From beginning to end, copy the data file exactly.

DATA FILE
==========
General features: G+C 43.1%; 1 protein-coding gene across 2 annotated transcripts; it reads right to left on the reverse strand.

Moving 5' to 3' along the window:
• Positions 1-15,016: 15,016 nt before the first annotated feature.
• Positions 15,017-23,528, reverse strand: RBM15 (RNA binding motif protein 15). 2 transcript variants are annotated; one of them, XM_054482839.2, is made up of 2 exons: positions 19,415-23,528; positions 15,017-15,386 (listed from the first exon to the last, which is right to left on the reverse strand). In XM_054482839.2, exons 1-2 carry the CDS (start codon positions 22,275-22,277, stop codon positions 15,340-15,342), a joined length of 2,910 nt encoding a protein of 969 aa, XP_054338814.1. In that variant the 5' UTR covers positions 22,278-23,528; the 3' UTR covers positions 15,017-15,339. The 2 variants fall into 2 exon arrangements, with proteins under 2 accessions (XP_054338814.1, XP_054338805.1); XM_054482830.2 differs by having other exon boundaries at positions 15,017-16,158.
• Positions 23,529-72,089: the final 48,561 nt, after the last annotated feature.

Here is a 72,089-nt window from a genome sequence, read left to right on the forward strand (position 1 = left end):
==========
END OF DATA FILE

General features: G+C 43.1%; 1 protein-coding gene across 2 annotated transcripts; it reads right to left on the reverse strand.

Moving 5' to 3' along the window:
• Positions 1-15,016: 15,016 nt before the first annotated feature.
• Positions 15,017-23,528, reverse strand: RBM15 (RNA binding motif protein 15). 2 transcript variants are annotated; one of them, XM_054482839.2, is made up of 2 exons: positions 19,415-23,528; positions 15,017-15,386 (listed from the first exon to the last, which is right to left on the reverse strand). In XM_054482839.2, exons 1-2 carry the CDS (start codon positions 22,275-22,277, stop codon positions 15,340-15,342), a joined length of 2,910 nt encoding a protein of 969 aa, XP_054338814.1. In that variant the 5' UTR covers positions 22,278-23,528; the 3' UTR covers positions 15,017-15,339. The 2 variants fall into 2 exon arrangements, with proteins under 2 accessions (XP_054338814.1, XP_054338805.1); XM_054482830.2 differs by having other exon boundaries at positions 15,017-16,158.
• Positions 23,529-72,089: the final 48,561 nt, after the last annotated feature.

Here is a 72,089-nt window from a genome sequence, read left to right on the forward strand (position 1 = left end):